A 2010 aerial survey carried out by Elephants Without Borders (EWB) covering some 73 478 km² showed that the country’s elephant population in 2010 was estimated to be 128 000. The next survey in 2014 was part of the Great Elephant Census, which was an attempt to establish elephant numbers across Africa, and 129 939 was the estimated population in an extended range of 98 425 km². The 2018 census covered an even larger area of 103 662 km² and revealed a population of 130 000. These figures certainly seem to reveal a stabilizing elephant population even as the species’ range expanded. If Botswana was indeed providing refuge from safari hunting in Zimbabwe and Namibia that alone would surely have affected the elephant numbers?

 

So, what is the magic number that shows a stabilizing elephant population in Botswana? Is it Junker’s figure of 156 000 in 2008, EWB’s 2018 number of 130 000, or should it be closer to Junker’s claim of 400 000 at the beginning of the 19th century?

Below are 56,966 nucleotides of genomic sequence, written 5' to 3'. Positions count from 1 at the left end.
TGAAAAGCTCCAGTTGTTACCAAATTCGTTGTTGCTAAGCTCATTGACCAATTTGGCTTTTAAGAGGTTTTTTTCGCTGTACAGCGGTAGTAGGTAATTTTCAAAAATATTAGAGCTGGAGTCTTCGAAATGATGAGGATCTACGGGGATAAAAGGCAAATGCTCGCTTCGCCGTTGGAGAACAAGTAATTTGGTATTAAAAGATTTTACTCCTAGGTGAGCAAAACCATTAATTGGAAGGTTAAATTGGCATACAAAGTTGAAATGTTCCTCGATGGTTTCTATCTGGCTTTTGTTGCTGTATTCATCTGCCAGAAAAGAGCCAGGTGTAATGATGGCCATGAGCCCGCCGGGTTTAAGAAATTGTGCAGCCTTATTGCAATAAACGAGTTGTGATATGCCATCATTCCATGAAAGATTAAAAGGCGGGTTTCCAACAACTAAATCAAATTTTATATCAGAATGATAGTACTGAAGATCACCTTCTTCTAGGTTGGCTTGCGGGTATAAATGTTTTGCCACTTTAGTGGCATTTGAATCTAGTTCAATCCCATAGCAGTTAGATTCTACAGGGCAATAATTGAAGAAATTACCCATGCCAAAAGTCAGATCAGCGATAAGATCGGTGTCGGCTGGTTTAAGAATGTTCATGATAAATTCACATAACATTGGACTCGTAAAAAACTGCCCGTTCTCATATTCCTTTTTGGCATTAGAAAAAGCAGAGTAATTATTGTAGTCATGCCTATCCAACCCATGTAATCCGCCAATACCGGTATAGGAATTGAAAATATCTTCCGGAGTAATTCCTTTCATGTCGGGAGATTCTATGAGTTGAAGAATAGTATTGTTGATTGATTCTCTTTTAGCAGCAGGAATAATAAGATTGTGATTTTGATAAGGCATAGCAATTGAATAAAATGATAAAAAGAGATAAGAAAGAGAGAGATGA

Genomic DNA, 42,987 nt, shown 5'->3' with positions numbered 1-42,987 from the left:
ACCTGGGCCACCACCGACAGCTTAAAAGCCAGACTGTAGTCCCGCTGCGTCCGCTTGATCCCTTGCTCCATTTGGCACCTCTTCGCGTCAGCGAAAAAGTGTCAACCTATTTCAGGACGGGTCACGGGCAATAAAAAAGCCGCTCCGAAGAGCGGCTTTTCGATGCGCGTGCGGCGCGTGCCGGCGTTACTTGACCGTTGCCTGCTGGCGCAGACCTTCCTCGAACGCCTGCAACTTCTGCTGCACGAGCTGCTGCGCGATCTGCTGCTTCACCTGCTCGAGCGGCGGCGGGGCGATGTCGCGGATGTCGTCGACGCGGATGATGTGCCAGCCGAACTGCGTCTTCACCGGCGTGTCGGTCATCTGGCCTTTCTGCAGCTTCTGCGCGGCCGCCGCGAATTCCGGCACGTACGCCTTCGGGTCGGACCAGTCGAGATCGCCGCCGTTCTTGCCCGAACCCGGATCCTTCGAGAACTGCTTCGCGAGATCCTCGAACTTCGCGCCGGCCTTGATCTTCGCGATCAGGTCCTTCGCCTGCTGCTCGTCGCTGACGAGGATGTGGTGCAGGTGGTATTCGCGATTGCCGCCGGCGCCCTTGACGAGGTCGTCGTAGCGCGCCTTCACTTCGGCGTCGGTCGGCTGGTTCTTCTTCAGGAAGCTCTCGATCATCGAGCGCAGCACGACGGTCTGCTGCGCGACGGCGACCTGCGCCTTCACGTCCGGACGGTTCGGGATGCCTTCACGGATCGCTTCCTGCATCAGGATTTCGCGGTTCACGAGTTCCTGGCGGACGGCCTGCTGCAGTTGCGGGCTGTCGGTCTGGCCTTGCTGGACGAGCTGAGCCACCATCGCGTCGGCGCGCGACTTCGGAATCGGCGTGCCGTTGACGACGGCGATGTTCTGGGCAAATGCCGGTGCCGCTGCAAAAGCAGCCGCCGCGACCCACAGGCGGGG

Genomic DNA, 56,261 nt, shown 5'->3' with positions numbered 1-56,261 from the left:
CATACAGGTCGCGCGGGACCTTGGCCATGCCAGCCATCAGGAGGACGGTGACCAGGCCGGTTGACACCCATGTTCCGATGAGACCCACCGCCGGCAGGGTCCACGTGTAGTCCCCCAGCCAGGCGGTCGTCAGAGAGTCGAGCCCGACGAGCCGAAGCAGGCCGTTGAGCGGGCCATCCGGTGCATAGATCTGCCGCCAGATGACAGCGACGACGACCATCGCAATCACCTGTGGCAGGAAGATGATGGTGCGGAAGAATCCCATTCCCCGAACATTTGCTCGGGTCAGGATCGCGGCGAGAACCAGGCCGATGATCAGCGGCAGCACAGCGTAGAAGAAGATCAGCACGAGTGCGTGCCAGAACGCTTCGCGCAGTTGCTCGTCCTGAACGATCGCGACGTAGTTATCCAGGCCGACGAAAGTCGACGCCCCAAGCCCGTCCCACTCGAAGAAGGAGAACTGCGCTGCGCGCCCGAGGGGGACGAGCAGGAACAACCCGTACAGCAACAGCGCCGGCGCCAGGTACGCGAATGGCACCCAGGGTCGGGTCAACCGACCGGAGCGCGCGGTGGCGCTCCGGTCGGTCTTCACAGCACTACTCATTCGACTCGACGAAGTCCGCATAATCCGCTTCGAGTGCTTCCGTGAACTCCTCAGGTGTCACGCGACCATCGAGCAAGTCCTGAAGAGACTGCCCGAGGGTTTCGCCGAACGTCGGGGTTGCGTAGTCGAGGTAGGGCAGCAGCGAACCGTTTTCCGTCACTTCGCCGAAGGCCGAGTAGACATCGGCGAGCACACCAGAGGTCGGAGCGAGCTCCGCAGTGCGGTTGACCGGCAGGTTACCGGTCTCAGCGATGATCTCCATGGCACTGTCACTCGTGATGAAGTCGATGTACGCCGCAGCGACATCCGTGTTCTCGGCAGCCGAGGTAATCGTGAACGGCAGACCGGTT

The 2016 IUCN African Elephant Report showed concern:

“Although a new total of 129,939 ± 12,501 from the Great Elephant Census in 2014 (Chase et al., 2015) has been included in the AED, this result raises questions with respect to the 2010 and 2012 surveys. It indicates no significant change since 2010 although a population that shows no evidence of serious poaching, excessive natural mortality or high levels of net emigration would be expected to show some increase. Compared to the 2012 survey results, the 2014 estimate would indicate a marked decline that is unlikely in the absence of any other indicators.”